A US-Russia-China Arms Treaty? Extend New START First

National security adviser John Bolton listens as President Donald Trump speaks at the White House in August 2018, in Washington.

AP Photo/Andrew Harnik

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National security adviser John Bolton listens as President Donald Trump speaks at the White House in August 2018, in Washington.

Trump’s proposed pact is likely a pipe dream — or a smoke screen for scuttling yet another arms-control agreement.

New reports indicate that President Trump has ordered his administration to begin thinking about how to negotiate a new multilateral nuclear arms control agreement with Russia and China. There are good reasons to want to constrain the nuclear activities of these countries, but any new effort to do so should not stand in the way of doing the easy and obvious thing needed to protect American security: extend the 2010 New START Treaty between Russia and the United States. 

There is ample evidence that John Bolton — national security adviser and noted anti-arms controller — is eager to hold out the lure of a possible new negotiation to include China as a means of undermining the case for a straight and simple extension of New START, which expires in less than two years. And forgive me for doubting, but it is unlikely that the short-handed Trump administration has the personnel and skills required to negotiate a complex, multilateral arms control agreement within the next 18 months. We don’t need a nuclear version of repeal-and-replace.

The New START Treaty is the only remaining strategic nuclear arms control agreement in place between the United States and the Russian Federation. Negotiated by President Obama and approved by the Senate by the constitutionally required two-thirds majority, it limits both sides to no more than 1,550 strategic offensively deployed nuclear weapons on no more than 700 deployed launchers. Further, it provides the United States with irreplaceable access to and information about Russia’s nuclear arsenal. Both signatories are fully complying with the agreement, as verified by the U.S. intelligence community.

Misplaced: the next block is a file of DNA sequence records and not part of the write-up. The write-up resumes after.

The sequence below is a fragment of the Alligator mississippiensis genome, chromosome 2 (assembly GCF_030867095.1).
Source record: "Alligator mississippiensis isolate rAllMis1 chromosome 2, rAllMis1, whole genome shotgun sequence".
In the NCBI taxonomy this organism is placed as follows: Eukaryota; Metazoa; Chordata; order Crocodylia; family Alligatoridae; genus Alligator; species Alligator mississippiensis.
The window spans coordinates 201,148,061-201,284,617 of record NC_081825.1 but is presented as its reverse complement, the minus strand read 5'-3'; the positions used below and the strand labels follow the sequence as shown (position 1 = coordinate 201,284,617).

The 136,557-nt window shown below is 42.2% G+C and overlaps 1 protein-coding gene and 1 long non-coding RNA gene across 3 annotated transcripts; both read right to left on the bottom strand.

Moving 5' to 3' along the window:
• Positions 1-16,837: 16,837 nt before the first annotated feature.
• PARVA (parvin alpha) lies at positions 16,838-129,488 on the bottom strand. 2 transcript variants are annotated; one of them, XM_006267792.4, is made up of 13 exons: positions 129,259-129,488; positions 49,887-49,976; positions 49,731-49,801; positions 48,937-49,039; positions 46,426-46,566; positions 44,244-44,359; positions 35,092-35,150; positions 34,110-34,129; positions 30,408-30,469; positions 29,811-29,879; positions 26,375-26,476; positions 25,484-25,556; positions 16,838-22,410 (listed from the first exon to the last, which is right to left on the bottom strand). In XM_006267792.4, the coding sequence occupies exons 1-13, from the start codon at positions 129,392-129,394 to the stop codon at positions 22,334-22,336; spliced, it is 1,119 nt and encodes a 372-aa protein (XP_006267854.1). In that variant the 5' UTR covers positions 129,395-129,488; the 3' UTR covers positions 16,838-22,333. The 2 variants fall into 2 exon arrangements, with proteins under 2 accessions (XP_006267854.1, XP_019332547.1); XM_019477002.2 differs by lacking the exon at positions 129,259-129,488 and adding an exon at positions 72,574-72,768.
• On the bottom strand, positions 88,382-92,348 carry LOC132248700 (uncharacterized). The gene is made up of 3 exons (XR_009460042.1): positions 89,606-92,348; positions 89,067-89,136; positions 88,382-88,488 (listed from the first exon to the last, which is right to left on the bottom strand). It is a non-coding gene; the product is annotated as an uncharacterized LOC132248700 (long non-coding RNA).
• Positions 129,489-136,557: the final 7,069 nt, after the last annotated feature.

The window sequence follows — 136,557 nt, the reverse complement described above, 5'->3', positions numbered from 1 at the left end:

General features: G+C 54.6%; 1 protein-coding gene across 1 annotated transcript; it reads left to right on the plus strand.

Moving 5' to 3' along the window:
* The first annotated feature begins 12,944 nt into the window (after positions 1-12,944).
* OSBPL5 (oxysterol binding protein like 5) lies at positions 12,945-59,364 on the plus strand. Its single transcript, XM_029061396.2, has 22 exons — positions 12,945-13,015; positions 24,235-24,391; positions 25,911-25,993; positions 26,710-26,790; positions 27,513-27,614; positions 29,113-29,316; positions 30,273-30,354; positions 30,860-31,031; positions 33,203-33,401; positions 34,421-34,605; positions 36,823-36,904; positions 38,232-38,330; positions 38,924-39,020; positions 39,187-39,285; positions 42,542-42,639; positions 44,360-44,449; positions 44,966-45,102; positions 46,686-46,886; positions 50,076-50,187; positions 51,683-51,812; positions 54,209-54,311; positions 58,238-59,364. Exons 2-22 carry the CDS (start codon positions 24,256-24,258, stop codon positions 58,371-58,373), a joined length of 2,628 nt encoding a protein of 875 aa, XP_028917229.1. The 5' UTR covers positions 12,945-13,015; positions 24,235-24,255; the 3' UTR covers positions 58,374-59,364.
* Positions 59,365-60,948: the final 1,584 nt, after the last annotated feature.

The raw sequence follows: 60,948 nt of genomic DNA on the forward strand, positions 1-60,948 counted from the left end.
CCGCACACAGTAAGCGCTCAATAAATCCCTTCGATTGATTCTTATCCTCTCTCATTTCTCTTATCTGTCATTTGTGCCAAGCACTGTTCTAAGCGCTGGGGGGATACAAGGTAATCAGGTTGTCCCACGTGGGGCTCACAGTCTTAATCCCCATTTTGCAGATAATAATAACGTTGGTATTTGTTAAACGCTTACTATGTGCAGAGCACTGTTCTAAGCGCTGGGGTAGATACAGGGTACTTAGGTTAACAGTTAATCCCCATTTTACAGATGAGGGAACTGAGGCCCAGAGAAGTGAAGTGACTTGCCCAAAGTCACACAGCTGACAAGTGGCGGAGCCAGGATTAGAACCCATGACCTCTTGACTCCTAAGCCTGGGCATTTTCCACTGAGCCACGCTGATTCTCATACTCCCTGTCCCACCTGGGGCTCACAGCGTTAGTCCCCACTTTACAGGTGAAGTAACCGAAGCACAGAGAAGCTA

The agreement entered into force in 2011 and will expire on February 5, 2021. However the agreement can be extended by executive agreement for up to five years, a step that would not require further Congressional approval. (The extension provision was included in the Treaty approved by the Senate.) Both the Joint Chiefs and the U.S. intelligence community support such an extension. Russia, for its part, has repeatedly and unconditionally offered to extend the agreement.

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However, key administration figures see two flaws in New START. For Ambassador Bolton, it is an arms control agreement. As others have pointed out, there is a long line of dead treaties in the national security adviser’s wake, and he apparently wants to add New START to the list. The other flaw, this time in the eyes of Donald Trump, is that the treaty was negotiated under President Obama. As with other agreements that have the full support of the U.S. military and intelligence community, including the Iran nuclear deal, Donald Trump appears willing to undo anything achieved by his predecessor as some kind of ego-driven vendetta.

Regardless of the motives, the Trump administration has been in office more than two years and has yet to determine whether it is interested in extending the New START Treaty. That, as much as anything else, tells you whether or not this administration can prioritize important security issues and also whether it values international legally binding negotiated agreements. It is also worth recalling the Trump administration has seen fit to only one strategic stability consultation with Russia in those two-plus years, even though such talks were teed up by the Obama administration and though there is plenty of time and opportunity to continue them. To my mind, it is clear that for the reasons stated above that President Trump and Ambassador Bolton would be more than happy to get rid of the New START Treaty, one way or another.